So, notice lines 111-118 above. They set rules that are common to all calls to action (.cta). Then, we extend those rules with additional rules in lines 120-133. The @extend .cta; adds lines 111-118 to each (.cta-red, .cta-yellow, and .cta-blue), then lines 122, 127, and 132 apply the appropriate background color to each. Typically, the extensions serve as code snippets that aren’t used by themselves, but ultimately save us some typing. We could easily create additional calls to action, reusing the code as we go

  1. Save style.scss
  1. Take a quick look at your CLI
img 26
Fig. 26- CLI
  1. If you look in your CSS folder now, you should see
img 27
Fig. 27- File tree
  1. When you saved style.scss, the CLI created the style.css file. The style.css.map file, again, maps the SCSS to the CSS for the developer tools. Look at style.css. Don’t change it! You should let Sass handle the writing of the CSS file. But check it out:
  1. Return to your CLI and type Ctrl+c → 'y' → Enter
  1. Type the up arrow - , returning to the sass --watch… command. Add --style compressed at the end and hit Enter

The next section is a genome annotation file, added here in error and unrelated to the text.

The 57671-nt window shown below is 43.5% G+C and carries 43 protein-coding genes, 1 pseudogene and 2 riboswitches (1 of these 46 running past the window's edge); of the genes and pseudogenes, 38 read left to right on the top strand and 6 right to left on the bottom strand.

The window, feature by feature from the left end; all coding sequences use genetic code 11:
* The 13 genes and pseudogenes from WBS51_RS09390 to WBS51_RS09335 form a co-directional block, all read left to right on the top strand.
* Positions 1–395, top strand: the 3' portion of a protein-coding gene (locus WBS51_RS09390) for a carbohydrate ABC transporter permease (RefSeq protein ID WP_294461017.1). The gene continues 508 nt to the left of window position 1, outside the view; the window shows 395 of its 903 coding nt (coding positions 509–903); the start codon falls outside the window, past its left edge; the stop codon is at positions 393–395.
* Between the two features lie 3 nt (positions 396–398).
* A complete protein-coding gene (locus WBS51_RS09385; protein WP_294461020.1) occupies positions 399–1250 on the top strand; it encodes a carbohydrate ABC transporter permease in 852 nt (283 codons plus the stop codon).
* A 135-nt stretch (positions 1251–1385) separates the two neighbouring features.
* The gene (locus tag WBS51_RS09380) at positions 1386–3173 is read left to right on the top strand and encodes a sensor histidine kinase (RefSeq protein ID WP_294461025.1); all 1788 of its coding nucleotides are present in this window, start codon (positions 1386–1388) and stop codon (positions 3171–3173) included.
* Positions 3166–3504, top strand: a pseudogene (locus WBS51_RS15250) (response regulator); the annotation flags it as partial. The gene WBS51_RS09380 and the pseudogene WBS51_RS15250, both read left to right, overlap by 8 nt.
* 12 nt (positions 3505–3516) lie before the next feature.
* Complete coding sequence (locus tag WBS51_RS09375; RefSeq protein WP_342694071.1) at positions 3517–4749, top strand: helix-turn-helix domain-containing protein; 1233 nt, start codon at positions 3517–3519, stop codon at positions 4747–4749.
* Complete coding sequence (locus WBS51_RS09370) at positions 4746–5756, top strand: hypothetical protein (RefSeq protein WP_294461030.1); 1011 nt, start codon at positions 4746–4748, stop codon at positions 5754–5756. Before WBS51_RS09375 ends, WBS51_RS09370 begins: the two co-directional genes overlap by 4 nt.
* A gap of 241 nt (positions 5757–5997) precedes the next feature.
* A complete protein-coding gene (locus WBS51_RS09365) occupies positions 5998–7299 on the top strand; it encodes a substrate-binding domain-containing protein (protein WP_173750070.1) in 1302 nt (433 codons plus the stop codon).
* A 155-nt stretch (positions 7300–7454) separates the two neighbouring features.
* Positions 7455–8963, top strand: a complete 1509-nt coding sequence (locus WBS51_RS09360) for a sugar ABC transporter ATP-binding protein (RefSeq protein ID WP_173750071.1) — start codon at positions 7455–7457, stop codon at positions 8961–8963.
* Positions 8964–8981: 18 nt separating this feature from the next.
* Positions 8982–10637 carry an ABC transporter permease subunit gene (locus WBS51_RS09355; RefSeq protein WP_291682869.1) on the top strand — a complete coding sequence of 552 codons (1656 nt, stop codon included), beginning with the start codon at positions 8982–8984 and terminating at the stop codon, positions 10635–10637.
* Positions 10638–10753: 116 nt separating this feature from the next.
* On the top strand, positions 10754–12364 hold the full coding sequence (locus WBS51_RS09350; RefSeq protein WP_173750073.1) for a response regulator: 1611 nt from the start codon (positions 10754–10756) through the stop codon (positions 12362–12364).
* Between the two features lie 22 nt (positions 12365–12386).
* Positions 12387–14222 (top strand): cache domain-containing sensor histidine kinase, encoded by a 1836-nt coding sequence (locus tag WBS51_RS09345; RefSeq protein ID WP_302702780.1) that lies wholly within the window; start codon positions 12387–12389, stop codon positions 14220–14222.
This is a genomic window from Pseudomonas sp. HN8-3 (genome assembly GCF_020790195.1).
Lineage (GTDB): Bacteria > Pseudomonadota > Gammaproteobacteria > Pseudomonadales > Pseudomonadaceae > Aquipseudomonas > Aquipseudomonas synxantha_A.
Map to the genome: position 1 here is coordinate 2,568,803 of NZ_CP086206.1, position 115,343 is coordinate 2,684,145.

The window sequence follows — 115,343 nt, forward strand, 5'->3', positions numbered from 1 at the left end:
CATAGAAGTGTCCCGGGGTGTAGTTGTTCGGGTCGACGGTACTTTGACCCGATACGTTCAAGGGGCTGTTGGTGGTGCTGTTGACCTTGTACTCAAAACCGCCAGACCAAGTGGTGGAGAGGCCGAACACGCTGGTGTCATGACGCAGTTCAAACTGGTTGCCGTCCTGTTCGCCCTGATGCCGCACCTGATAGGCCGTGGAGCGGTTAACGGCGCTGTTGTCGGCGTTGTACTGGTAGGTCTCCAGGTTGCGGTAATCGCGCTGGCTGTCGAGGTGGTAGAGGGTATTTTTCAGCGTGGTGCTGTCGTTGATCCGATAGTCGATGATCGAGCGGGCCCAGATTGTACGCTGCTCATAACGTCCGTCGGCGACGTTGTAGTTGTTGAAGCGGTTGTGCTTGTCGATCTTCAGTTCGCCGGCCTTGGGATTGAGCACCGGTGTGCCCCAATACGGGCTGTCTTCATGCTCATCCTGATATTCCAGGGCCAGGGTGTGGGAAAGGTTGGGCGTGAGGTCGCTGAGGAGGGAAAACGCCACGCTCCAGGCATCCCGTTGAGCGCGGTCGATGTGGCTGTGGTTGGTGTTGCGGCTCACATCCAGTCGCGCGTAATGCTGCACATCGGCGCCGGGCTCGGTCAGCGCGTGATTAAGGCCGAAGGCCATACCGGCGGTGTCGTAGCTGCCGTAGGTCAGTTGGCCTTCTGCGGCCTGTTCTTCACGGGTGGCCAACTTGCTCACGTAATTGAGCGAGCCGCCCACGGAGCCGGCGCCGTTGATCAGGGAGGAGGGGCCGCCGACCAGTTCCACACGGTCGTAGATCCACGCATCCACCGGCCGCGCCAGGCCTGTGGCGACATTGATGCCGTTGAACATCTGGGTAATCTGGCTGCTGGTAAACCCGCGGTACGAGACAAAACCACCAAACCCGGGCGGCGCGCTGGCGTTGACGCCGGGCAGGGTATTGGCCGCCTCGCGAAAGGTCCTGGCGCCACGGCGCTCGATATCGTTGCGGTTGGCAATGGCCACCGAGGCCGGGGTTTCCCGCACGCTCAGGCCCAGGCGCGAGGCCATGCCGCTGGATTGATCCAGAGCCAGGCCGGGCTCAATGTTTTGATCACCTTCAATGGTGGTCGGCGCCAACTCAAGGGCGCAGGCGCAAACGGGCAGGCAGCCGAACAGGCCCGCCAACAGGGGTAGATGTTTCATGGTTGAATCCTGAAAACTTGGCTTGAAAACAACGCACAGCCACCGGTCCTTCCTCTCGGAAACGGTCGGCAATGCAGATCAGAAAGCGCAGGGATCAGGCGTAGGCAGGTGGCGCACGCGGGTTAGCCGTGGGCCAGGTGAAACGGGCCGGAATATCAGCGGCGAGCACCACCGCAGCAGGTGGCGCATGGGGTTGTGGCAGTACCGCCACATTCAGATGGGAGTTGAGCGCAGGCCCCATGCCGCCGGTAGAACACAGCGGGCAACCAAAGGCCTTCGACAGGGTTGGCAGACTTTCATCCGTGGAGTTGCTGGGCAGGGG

1. You may have to make a small change to one of your SCSS files to get it to recompile
  1. Click on style.css
img 28
Fig. 28- Minified CSS

Again, all I can say is, "That's pretty cool!"

  1. Click the Live Preview button: live preview button
  1. In a few moments, you should see your index.html file displayed

Note: this becomes a little more challenging if you’re using Brackets to develop PHP code. You have to have an Apache server running (a.k.a. XAMPP or one of its clones), create a symlink to its root directory, and point Brackets at that symlink. Usually, if I’m developing with PHP, I just manually point my browser at the folder

  1. Take a little time to explore your new site (it’d be nice if you took the time to read all of the text I laboriously copied/pasted for each page). Hover over some of the links, notice how the link's appearance changes as you hover over it - that’s the Sass desaturation function at work)

Finishing Up

  1. Once you’re satisfied with your work, log in to your_id.csci1720.net with FileZilla
  1. Navigate to your sass2 directory on the left (local) display and the labs directory on the right (remote) display. Drag and drop your sass2 folder into the labs directory on the right, uploading all your files and folders to the server
  1. Return to your browser and open a new tab
  1. Enter your_id.csci1720.net into the address bar, for example, mine would be
address
This is the domain of your site, then add /labs/sass2/, which is the path to your lab
address

Since our landing page is named index.html, that’s all we really need to enter. Remember, browsers automagically look for web compliant files whose names begin with either index or default. But for the sake of thoroughness, add index.html

  1. Press ENTER to see your work displayed from the server
  1. When all is well, copy the URL of your index.html file to a new text file in NPP. Save the file as sass2.txt and upload it to the D2L Sass 2 folder

Have a nice day 😊